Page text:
Wrt the dead alternators. Are you operating a Battery “1-2-all-off” switch? If so, ensure it is a “make before break” circuit type, otherwise switching while the alternators are on line, could blow their diodes. Just a WAG.
The 1/2/both switch is a certified marine switch of its kind, but I have no idea how to tell if it is MBB... but on the other hand, I never turn that switch when the engine is running. I set it to BOTH, then start the engine, then run, and at end of journey kill the engine and turn the switch back to OFF. So it never gets touched while the engine is running. It's buried under a heavy hatch beneath the afterdeck, so it's easy not to do anything to it by mistake!
 
1). Alt belt replacement... On my F-L 120 (as other owners may know) to install a new alt belt you have to drain the coolant system (wth were they smoking...) and pull the main coolant hose. This is not a nice feature and I've been considering buying some feet of Fenner power-twist link belt for a quicker repair underway. Has anyone else had any experience using link belt as an alternative to stock rubber fan/alt belts? they are more expensive, but when I consider the messy and inconvenient stock belt replacement they start to look pretty good. There are endorsements and testimonials online from tractor owners, and basically my FL is a tractor engine, so...

A common practice with these engines is to leave a spare belt in place, with the coolant hose already though it, so it can be installed without having to disconnect the coolant hose.
 

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I use link belts on certain equipment applications. It’s very good stuff, runs very smooth. I would have no problem running my alternator with it.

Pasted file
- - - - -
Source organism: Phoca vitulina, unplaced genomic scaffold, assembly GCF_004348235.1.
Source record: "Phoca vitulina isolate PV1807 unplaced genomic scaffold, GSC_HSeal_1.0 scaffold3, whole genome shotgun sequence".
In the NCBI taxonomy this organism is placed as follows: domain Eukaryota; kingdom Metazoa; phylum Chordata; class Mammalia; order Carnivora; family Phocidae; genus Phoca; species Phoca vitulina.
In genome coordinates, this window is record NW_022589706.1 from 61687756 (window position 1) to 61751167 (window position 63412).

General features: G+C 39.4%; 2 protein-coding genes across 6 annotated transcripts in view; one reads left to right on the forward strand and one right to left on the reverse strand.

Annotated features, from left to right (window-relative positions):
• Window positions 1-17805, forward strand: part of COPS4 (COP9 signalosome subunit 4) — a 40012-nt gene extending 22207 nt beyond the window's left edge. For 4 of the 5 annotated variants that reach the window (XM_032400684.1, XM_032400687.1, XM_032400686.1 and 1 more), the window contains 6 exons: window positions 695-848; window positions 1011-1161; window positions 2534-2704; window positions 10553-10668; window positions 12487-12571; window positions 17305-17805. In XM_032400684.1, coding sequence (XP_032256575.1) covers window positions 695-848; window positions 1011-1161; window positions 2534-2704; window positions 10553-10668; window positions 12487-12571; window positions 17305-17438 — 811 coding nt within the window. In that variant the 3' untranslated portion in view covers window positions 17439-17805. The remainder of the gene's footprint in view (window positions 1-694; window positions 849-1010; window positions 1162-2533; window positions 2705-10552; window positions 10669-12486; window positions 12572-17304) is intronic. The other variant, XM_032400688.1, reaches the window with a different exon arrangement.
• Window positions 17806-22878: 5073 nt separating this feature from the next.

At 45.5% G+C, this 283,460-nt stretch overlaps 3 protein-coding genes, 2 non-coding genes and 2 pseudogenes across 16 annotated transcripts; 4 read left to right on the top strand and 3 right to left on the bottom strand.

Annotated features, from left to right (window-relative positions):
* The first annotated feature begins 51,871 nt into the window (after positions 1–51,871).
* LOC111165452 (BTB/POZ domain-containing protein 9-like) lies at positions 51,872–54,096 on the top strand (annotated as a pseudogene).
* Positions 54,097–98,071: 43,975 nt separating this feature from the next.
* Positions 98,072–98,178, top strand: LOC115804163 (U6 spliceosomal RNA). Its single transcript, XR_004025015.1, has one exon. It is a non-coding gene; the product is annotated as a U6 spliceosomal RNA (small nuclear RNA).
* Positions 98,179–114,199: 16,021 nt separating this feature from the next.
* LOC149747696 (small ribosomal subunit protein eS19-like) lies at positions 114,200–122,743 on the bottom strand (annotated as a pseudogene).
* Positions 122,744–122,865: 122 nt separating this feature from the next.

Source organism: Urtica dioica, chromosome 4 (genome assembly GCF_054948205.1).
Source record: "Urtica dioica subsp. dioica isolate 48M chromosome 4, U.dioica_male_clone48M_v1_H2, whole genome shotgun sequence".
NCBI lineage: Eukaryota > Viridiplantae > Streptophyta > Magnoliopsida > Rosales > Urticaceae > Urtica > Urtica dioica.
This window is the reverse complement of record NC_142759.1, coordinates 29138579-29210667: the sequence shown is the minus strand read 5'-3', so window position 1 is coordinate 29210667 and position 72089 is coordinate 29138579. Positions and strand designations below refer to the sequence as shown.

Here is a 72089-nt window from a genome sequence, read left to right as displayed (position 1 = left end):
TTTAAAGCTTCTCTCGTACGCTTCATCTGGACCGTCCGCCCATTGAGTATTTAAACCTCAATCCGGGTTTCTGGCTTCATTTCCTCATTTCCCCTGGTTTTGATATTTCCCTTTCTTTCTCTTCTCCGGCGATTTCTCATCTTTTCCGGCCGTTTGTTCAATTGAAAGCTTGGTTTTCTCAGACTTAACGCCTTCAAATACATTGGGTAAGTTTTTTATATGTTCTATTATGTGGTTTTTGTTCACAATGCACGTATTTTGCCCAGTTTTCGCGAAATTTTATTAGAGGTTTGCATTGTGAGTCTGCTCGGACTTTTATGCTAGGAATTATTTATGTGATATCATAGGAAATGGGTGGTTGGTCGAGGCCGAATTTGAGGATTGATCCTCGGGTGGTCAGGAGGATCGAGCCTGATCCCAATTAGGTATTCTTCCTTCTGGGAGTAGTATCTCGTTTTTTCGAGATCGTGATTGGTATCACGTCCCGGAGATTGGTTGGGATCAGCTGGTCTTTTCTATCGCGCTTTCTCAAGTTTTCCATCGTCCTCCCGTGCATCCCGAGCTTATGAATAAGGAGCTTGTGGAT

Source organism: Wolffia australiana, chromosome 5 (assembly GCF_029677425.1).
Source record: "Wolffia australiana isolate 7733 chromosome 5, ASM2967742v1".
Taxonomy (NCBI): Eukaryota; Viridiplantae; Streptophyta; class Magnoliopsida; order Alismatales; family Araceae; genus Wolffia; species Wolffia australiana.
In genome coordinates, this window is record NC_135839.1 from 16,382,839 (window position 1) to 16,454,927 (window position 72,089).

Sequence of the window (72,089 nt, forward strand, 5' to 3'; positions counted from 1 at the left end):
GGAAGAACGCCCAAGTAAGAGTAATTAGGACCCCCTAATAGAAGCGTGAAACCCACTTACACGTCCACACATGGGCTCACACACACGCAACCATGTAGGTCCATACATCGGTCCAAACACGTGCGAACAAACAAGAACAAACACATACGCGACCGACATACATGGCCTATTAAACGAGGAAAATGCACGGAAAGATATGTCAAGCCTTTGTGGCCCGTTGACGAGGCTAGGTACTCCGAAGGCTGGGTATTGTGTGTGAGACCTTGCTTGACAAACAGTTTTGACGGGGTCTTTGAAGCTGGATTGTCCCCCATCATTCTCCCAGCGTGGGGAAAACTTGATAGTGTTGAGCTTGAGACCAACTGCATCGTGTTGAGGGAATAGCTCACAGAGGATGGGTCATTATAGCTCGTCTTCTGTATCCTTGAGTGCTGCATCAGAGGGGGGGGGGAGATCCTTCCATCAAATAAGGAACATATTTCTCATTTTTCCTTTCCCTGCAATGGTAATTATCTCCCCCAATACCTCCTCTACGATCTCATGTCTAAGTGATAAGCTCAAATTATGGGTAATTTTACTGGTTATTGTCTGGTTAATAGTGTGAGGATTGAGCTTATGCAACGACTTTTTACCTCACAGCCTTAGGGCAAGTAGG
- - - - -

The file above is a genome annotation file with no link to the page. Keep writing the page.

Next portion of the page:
Also, that thing you’re doing with the battery switch?stop it.
Totally defeating the purpose of the isolator.
The switch should be used for selecting what battery powers the house loads, not what battery to charge.
 
Somewhere there is a thread where they changed the hose configuration to allow an easy belt change. Maybe someone can post a link if you know it.

But given a need to changed antifreeze periodically having a backup belt installed is workable. If only I had thought about that last year when I did mine!
 
2) My alternator just died after a year of service. It looks like this type


with no brand name on it, only a part number 7127-6N
It seems very improbably, but the specs for the alternator you linked say it's 6V. Could that be? Anything else on the label on your alternator? It could explain a lot, but again seems quite improbable
 
Just found this thread. Check the plate on the alternator. It should NOT be 6 volt.
Your entire boat should be 12volt. Remove the alternator and take it to the shop that supplied it and get it checked, tested.
Talk to them about the alternators. It could simply be failing because it is working overtime.
 
Hi folks... iirc there is no info at all on that alternator except the part number. If that part number is for a 6v alternator I'd be very surprised, as it used to put out a solid 13+ vdc at idle and over 14v when running. The one I linked to simply looks a lot like it (same housing) and has a similar part number. but I will try to find some others with the same part number.
 
I use link belts on certain equipment applications. It’s very good stuff, runs very smooth. I would have no problem running my alternator with it.

It seems that "Fenner" is the preferred brand for heavy duty applications but I am not sure how to translate automotive/tractor engine belts into their "industrial" sizes. I'm guessing a 1/2 inch wide V belt should be close enough...?
 
It seems that "Fenner" is the preferred brand for heavy duty applications but I am not sure how to translate automotive/tractor engine belts into their "industrial" sizes. I'm guessing a 1/2 inch wide V belt should be close enough...?
The 1/2 red belt would likely be the choice if you have 1/2 belts now. They take a little effort to put together but when you get the hang of it they aren’t too bad.